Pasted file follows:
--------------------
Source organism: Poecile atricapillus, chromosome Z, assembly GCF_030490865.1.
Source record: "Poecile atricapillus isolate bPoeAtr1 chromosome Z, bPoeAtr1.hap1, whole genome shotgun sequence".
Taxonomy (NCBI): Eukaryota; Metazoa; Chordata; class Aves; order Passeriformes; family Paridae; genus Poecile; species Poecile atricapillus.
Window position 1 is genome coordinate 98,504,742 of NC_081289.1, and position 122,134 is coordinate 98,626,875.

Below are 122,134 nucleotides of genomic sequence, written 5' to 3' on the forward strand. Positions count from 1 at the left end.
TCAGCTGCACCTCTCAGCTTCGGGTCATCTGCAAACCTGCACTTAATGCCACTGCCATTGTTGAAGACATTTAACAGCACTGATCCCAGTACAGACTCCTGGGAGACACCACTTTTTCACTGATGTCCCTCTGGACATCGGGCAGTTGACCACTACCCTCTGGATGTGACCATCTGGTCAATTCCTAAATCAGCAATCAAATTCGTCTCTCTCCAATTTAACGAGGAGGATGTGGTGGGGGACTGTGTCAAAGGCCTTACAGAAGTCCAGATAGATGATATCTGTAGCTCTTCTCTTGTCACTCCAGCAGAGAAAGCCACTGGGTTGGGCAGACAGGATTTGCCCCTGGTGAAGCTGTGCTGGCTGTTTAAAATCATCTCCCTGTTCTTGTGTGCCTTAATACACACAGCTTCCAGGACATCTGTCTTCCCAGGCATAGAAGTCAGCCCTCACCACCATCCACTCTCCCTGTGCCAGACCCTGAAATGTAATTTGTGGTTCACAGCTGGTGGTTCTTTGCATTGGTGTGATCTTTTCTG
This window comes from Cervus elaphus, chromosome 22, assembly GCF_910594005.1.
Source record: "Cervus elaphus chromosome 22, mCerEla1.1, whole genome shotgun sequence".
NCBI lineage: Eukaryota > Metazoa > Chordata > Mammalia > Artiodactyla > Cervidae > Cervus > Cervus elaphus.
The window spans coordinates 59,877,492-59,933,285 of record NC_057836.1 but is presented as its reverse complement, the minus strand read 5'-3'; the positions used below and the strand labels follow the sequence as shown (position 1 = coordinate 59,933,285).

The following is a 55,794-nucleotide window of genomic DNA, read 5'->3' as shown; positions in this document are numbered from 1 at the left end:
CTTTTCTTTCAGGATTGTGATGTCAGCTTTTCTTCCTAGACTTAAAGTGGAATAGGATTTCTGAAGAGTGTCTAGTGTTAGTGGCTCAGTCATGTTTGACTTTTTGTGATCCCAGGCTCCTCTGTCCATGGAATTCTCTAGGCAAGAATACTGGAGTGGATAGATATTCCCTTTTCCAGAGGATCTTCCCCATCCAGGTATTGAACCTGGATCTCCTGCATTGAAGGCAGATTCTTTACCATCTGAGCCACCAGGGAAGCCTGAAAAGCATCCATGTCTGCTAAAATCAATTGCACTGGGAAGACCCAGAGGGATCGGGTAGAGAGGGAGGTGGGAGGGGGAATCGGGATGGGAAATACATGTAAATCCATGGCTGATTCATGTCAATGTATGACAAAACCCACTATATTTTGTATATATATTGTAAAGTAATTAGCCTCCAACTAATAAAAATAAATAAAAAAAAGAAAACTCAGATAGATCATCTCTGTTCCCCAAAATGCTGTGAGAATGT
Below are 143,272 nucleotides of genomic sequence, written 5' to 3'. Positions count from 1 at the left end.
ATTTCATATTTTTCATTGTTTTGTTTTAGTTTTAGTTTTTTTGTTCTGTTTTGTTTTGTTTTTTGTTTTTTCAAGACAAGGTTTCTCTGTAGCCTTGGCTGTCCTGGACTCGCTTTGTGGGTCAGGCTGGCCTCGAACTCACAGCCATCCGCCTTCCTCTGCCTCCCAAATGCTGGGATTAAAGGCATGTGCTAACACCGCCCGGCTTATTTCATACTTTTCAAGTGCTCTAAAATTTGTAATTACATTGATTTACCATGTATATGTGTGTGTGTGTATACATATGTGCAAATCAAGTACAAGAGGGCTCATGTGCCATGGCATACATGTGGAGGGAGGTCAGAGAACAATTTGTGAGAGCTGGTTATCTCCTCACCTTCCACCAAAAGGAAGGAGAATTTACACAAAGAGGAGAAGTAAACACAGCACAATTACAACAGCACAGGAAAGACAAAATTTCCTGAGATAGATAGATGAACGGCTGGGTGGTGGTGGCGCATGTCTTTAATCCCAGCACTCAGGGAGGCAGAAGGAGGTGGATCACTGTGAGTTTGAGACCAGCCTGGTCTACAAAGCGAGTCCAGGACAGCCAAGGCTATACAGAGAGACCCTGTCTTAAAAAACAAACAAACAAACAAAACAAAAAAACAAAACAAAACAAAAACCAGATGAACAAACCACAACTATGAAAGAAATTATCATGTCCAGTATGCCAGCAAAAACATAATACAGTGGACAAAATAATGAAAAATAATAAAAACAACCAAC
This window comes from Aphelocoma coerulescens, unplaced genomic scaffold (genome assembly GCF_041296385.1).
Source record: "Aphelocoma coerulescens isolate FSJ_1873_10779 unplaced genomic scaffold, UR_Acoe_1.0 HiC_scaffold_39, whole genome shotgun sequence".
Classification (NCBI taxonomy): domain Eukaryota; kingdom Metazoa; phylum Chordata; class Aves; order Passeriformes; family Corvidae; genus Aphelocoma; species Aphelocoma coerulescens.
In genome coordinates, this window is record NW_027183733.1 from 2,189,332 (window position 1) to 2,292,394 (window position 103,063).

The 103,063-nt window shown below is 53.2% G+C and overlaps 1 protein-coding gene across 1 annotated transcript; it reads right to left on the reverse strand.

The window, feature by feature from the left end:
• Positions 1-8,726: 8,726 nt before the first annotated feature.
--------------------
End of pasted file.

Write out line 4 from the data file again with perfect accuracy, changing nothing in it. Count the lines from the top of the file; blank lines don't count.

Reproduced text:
Window position 1 is genome coordinate 98,504,742 of NC_081289.1, and position 122,134 is coordinate 98,626,875.